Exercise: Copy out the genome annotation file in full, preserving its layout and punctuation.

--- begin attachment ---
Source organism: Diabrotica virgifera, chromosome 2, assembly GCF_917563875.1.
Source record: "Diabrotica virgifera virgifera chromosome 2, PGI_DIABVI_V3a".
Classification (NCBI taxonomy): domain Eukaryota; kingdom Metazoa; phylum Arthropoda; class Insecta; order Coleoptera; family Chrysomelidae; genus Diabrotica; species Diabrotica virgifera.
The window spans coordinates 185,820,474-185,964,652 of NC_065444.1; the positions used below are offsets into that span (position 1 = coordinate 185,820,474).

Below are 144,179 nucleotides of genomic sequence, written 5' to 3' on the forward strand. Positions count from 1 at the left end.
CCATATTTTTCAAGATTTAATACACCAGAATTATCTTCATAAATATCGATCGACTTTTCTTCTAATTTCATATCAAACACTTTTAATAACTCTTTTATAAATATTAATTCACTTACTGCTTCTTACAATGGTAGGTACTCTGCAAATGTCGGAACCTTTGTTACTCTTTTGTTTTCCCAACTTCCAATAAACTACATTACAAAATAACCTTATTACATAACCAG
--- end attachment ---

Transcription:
Source organism: Diabrotica virgifera, chromosome 2, assembly GCF_917563875.1.
Source record: "Diabrotica virgifera virgifera chromosome 2, PGI_DIABVI_V3a".
Classification (NCBI taxonomy): domain Eukaryota; kingdom Metazoa; phylum Arthropoda; class Insecta; order Coleoptera; family Chrysomelidae; genus Diabrotica; species Diabrotica virgifera.
The window spans coordinates 185,820,474-185,964,652 of NC_065444.1; the positions used below are offsets into that span (position 1 = coordinate 185,820,474).

Below are 144,179 nucleotides of genomic sequence, written 5' to 3' on the forward strand. Positions count from 1 at the left end.
CCATATTTTTCAAGATTTAATACACCAGAATTATCTTCATAAATATCGATCGACTTTTCTTCTAATTTCATATCAAACACTTTTAATAACTCTTTTATAAATATTAATTCACTTACTGCTTCTTACAATGGTAGGTACTCTGCAAATGTCGGAACCTTTGTTACTCTTTTGTTTTCCCAACTTCCAATAAACTACATTACAAAATAACCTTATTACATAACCAG